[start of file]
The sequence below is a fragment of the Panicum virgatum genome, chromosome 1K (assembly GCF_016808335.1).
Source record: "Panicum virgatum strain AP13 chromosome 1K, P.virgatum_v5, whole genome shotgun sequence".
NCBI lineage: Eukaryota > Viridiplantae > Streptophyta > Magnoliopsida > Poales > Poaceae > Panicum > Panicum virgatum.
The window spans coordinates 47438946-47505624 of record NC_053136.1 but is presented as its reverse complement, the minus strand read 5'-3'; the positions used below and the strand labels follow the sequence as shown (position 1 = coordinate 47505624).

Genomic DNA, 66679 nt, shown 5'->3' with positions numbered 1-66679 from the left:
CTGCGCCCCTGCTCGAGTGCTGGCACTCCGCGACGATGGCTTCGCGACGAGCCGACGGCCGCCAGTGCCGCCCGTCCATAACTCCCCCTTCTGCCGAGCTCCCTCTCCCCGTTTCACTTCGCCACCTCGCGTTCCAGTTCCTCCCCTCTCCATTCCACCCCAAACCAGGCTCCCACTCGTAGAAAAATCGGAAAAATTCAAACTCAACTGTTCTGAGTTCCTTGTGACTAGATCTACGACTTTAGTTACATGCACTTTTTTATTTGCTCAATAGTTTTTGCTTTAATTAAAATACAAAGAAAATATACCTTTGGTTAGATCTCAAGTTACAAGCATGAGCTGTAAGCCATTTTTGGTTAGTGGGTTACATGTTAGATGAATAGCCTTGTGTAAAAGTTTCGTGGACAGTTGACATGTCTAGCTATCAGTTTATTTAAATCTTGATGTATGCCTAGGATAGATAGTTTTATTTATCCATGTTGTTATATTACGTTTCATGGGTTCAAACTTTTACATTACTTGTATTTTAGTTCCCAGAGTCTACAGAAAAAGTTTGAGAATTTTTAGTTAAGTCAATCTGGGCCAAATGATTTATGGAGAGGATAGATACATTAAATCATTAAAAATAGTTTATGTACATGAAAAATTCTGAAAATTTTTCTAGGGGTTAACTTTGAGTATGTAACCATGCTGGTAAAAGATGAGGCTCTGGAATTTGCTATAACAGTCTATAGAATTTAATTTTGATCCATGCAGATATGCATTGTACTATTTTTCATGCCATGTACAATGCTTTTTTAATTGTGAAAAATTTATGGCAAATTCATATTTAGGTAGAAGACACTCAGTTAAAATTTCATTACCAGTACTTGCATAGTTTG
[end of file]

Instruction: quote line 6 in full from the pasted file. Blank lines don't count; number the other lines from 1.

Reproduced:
CTGCGCCCCTGCTCGAGTGCTGGCACTCCGCGACGATGGCTTCGCGACGAGCCGACGGCCGCCAGTGCCGCCCGTCCATAACTCCCCCTTCTGCCGAGCTCCCTCTCCCCGTTTCACTTCGCCACCTCGCGTTCCAGTTCCTCCCCTCTCCATTCCACCCCAAACCAGGCTCCCACTCGTAGAAAAATCGGAAAAATTCAAACTCAACTGTTCTGAGTTCCTTGTGACTAGATCTACGACTTTAGTTACATGCACTTTTTTATTTGCTCAATAGTTTTTGCTTTAATTAAAATACAAAGAAAATATACCTTTGGTTAGATCTCAAGTTACAAGCATGAGCTGTAAGCCATTTTTGGTTAGTGGGTTACATGTTAGATGAATAGCCTTGTGTAAAAGTTTCGTGGACAGTTGACATGTCTAGCTATCAGTTTATTTAAATCTTGATGTATGCCTAGGATAGATAGTTTTATTTATCCATGTTGTTATATTACGTTTCATGGGTTCAAACTTTTACATTACTTGTATTTTAGTTCCCAGAGTCTACAGAAAAAGTTTGAGAATTTTTAGTTAAGTCAATCTGGGCCAAATGATTTATGGAGAGGATAGATACATTAAATCATTAAAAATAGTTTATGTACATGAAAAATTCTGAAAATTTTTCTAGGGGTTAACTTTGAGTATGTAACCATGCTGGTAAAAGATGAGGCTCTGGAATTTGCTATAACAGTCTATAGAATTTAATTTTGATCCATGCAGATATGCATTGTACTATTTTTCATGCCATGTACAATGCTTTTTTAATTGTGAAAAATTTATGGCAAATTCATATTTAGGTAGAAGACACTCAGTTAAAATTTCATTACCAGTACTTGCATAGTTTG